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Final Score: Investors count their chips

3 minute read
Stephen Koepp

For Wall Street investors, 1984 ended with a weary sigh rather than the tooting of horns and tossing of confetti. Moneymen conducted more business than last year but made a lot less money. The New York Stock Exchange traded a record volume of 23.1 billion shares, a 6.9% increase over 1983. Stock prices, though, declined for the first time in three years. The Dow Jones industrial average closed on New Year’s Eve at 1211.57, a drop of 47 points, or 3.7%, from 1983. Last year had begun with bull-market bravura that sent the Dow to a peak of 1286.64 on Jan. 6, less than a point below the alltime high. But the market bounced downhill for the next six months and, despite a boisterous rally in August, never made a full comeback.

The heaviest losers of 1984 were speculative stocks. Shares on the American Stock Exchange, where many new and lower-priced issues are traded, fell 8.4%. Over-the-counter shares dropped an average of 11.2%. As a result, institutional investors and market-advice newsletters found it hard to pick any fast-rising stocks. Said Barton Biggs, managing director of the Morgan Stanley investment firm: “We have been like rock stars, but the fun is over for a while now that the customers think we can’t sing.”

Last year offered a few random lucky breaks instead of any smart-money trends. Indeed, the hottest property on the N.Y.S.E. was Allied Products, a Chicago agricultural-equipment maker that bucked an industry slump by producing cultivating implements designed to help farmers cut energy costs. Republic Gypsum, a Dallas manufacturer of wallboard and asphalt roofing, thrived on the Sunbelt’s homebuilding boom. California’s Mattel bounced back from last year’s worst-performers list by turning away from electronic games in favor of dolls like those in its deliriously successful Masters of the Universe line. Rollins Environmental Services, a Wilmington, Del., firm that handles industrial waste, benefited from stricter federal rules involving the disposal of such hazardous chemicals as polychlorinated biphenyl, or PCB. Shares in Cowles Broadcasting, the Daytona Beach, Fla., chain of TV stations, shot up after the company agreed to be acquired by H & C Communications.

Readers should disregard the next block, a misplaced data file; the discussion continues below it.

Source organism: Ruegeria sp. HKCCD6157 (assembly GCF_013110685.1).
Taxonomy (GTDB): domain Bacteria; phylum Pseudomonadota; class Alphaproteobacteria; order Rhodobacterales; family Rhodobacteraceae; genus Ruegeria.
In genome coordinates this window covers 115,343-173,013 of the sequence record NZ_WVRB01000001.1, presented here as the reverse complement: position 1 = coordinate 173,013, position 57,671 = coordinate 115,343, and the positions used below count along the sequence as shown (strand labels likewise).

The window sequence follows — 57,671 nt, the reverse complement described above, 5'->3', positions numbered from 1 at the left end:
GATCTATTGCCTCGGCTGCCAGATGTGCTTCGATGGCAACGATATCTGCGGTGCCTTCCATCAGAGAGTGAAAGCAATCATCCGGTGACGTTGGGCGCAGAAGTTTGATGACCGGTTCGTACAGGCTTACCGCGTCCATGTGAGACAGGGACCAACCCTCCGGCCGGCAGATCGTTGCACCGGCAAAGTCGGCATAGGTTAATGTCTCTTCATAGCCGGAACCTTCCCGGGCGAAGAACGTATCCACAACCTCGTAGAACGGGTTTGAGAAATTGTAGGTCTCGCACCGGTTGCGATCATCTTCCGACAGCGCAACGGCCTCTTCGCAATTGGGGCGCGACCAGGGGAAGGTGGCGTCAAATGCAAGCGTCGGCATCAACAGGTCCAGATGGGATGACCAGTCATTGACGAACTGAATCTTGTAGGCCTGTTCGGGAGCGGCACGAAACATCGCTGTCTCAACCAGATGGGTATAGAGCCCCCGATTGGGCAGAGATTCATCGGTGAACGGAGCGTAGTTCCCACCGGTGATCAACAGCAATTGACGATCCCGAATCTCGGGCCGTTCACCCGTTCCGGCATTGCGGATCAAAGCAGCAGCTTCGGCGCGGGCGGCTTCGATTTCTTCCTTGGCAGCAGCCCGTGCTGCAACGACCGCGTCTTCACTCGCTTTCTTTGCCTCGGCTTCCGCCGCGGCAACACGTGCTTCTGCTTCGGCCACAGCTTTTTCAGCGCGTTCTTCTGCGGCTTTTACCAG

The American Stock Exchange’s star performer last year was New Jersey’s Sterling Extruder, an equipment manufacturer. Riding the wave of capital spending in the U.S., its stock rose from 4 1/2 to 16 1/8. Flexible Computer of Dallas, which makes high-speed data processors, led the over-the-counter market by rising from 2 to 8 7/8.

The N.Y.S.E.’s largest loser of 1984 was Colorado’s Storage Technology, a computer-equipment manufacturer, which filed for Chapter 11 bankruptcy in October. Investors also became discouraged with Western Union when it failed to recoup quickly its investment in new services like electronic mail. Hesston, a Kansas-based farm-equipment maker whose stock was among the best performers in 1983, suffered last year from depressed sales. Cincinnati’s Omnicare, a hospital supplier, fell into disfavor after an accounting adjustment cut its profits. Williams Electronics of Chicago was zapped by declining interest in its coin-operated video games.

Crystal Oil, a Shreveport, La., refiner, posted the worst performance on the American Stock Exchange, dropping from 14 3/8 to 3 1/4. Healthdyne of Marietta, Ga., a manufacturer of devices that monitor infants for sudden-death syndrome, turned in the largest decline on the over-the-counter market, falling from 19 to 2 7/8.

Stock-market gamblers are not the only investors nursing wounds from 1984. The value of gold dropped 20%; silver was down 30%. Some antiques, however, kept their burnish. The price of Chinese ceramics rose 6%. One of the best investment bets in 1984 was bonds. The average return for high-quality, long- term corporate certificates, counting price appreciation and assuming that interest was reinvested, was 16%.

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